It’s really interesting to see that both of these games were supposed to be one singular game, but ended up being separate releases in the same year due to development time. I bet everyone remembers the first time playing Sonic the Hedgehog 3 were amazed to see Knuckles taking Sonic’s chaos emeralds. This was one aspect where everyone who finished Sonic 3 wanted to play Knuckles because never before was there a side-character that had so much appeal. So it’s a no brainer that the second half of Sonic the Hedgehog 3, calling it Sonic & Knuckles was released the same year to keep gamers interested in the Sega Genesis. I’ve already stated that Sonic & Knuckles is my favorite Sonic game on the Sega Genesis because of the inclusion of Knuckles. Not only that, you have this Lock-on add-on that came with the game. In addition to being a standalone game, through a system dubbed “lock-on technology,” Sonic & Knuckles acts as an expansion pack to both Sonic the Hedgehog 2 and Sonic the Hedgehog 3, where you can play as Knuckles or Tails alone in both of those games. The lock-on add-on is one of the best decisions that Sega has ever made and not even the likes of Nintendo could do such a thing! Now, if I were to pick a co-op game with Sonic in it, I’ll always be in tie with Sonic 2 or 3 because the inclusion of Tails being able to fly and carry Sonic to new locations is a helpful strategy to get through these levels. But for a single player experience, Sonic & Knuckles was a fulfilling 2D Sonic experience for me!
Number 6. – Alien vs. Predator (Arcade)
AVP for the arcade, developed by Capcom is one of those arcade classics that still does not have a console port, which is amazing considering how much praise this arcade game got. This is my ranking as one of the best games int the Alien vs. Predator game series for the sake that it did everything that I want to see in a beat’em up. I could never imagine other game in the genre that could be up par with the likes of TMNT 4: Turtles in Time. AVP just has a great selection of characters (either Major Dutch Schaefer, Lieutenant Linn Kurosawa, The Predator Warrior, and Predator Hunter where they side-scroll against greatest amount of xenomorphs ever seen in a video game. It really does a great service to this comic book cross-over that felt so refreshing and engaging all at once. We really don’t need another Alien vs. Predator game to be a first-person shooter because there are just more than enough of them. As of 2013, this arcade classic has been the most requested Capcom game to be released in HD; that shows how good this game really is!
Number 5. – Super Metroid
This game is one of the pinacles of 16-bit gaming. You can say that this game is more of a revamped version of the original Metroid, though it is in the same planet Zebes, but it was so perfectly revamped at the point where it really does feels like no other game in this era could even beat. Even after all of these years, Super Metroid is consider considered the finest game of all time for reasons of have a large expansive world, variations of boss fights that is simply unforgettable, and power & abilities your character gains is extremely satisfying. It controlled a million times better than the previous games where you can shoot in eight directions and gave us wall jump. From the opening sequence you can tell that you’re in for a treat and by the end, after putting so much time figuring out what to do next, you’re left with complete satisfaction after you escaped Zebes from detonation.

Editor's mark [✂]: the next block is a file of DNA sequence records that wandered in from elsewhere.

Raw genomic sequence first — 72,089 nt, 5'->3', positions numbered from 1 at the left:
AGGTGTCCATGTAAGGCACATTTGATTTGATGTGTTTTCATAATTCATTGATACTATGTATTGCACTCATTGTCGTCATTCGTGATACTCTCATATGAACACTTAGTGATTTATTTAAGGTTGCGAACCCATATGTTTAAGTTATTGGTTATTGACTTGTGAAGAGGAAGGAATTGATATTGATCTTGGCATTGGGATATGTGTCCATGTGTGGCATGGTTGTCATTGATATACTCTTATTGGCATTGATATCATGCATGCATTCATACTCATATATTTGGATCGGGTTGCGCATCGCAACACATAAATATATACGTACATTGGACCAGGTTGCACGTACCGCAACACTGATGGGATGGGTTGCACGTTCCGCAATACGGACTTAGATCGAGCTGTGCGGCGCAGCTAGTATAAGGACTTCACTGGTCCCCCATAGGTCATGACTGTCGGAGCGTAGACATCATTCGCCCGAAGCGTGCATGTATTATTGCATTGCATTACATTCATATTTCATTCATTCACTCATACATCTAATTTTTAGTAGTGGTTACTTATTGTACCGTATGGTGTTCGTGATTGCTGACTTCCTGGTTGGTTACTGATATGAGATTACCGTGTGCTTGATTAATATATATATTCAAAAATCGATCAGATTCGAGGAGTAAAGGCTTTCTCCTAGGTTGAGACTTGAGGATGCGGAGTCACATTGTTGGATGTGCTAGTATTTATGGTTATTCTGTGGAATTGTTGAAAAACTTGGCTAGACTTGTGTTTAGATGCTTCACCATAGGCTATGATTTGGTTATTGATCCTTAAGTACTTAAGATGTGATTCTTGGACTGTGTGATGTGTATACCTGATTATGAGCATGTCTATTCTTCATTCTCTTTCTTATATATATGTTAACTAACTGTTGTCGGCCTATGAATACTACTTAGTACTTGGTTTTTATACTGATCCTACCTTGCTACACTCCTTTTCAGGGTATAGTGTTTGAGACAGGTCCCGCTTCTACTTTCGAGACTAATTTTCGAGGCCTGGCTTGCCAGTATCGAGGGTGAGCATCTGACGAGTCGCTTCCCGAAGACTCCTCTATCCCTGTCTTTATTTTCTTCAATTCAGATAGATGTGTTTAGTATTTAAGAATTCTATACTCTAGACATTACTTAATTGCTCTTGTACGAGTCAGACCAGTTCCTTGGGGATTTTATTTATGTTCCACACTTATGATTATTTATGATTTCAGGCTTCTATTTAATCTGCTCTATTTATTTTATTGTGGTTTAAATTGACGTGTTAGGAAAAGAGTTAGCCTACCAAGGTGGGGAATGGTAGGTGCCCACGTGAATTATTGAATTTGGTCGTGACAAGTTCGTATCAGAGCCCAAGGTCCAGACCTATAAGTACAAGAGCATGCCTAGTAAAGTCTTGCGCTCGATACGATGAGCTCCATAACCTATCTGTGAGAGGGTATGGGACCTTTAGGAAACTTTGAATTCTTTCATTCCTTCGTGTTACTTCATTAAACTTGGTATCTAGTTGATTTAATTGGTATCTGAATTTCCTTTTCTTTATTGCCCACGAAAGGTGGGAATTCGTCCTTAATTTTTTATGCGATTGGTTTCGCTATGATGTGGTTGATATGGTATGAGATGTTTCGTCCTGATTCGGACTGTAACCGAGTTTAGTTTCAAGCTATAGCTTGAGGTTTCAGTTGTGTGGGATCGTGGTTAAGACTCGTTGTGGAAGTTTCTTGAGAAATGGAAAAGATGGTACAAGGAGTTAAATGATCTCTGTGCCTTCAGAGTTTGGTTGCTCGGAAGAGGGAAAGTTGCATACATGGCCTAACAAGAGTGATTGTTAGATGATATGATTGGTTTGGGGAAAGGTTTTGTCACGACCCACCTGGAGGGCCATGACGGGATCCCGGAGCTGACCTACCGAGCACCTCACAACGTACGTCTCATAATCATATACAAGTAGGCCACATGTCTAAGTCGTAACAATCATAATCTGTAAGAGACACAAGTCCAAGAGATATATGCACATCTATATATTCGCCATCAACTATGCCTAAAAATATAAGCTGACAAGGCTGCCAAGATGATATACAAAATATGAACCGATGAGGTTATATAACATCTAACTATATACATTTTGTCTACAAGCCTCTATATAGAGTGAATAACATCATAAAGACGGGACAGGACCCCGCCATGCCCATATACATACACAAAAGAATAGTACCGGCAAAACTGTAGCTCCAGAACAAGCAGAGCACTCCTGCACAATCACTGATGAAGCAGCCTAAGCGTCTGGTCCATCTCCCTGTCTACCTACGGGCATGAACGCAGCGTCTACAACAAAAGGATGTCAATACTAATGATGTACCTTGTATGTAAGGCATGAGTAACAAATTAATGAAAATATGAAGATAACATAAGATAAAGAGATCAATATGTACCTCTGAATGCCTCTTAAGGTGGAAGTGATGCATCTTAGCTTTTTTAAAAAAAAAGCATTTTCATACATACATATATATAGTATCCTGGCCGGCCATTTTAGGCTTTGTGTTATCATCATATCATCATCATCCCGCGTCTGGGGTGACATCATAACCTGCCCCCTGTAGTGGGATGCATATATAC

Number 4. – Shining Force II
Just like the first one, this game gave me that epic fantasy warfare that I always wanted to see. While everyone around the world still has no idea that there was Fire Emblem at the time, it’s amazing to see a sequel of a strategy-RPG this good. I’m still conflicted if I still like the original Shining Force or the sequel. The original just had a very complete party of fighter as they all have their pro and cons, and the sequel just had a better story than the original. In Shining Force 2, I was able to know who each of these characters were and what their motivations where in joining your party as you venture off to armies of monsters to protect King Granseal. The game is much longer than the first, and more free-roaming.While it only strove for subtle refinements to its predecessor, Shining Force II marked the sweet spot for the series. A far cry from the complex strategy of today’s games, it sported a devious simplicity that still managed to pack a challenge later in the game. Like the first, it also had exploration and character interaction like a traditional RPG, which further helped to make this relatively new genre less intimidating. There is no shortage of Strategy-RPGs, but for some, the addictive and straightforward gameplay of the classic Shining Force series would be a welcome alternative to drowning in the depth of the genre’s contemporaries. That’s why it’s on the top of my favorite Sega Genesis games of all time!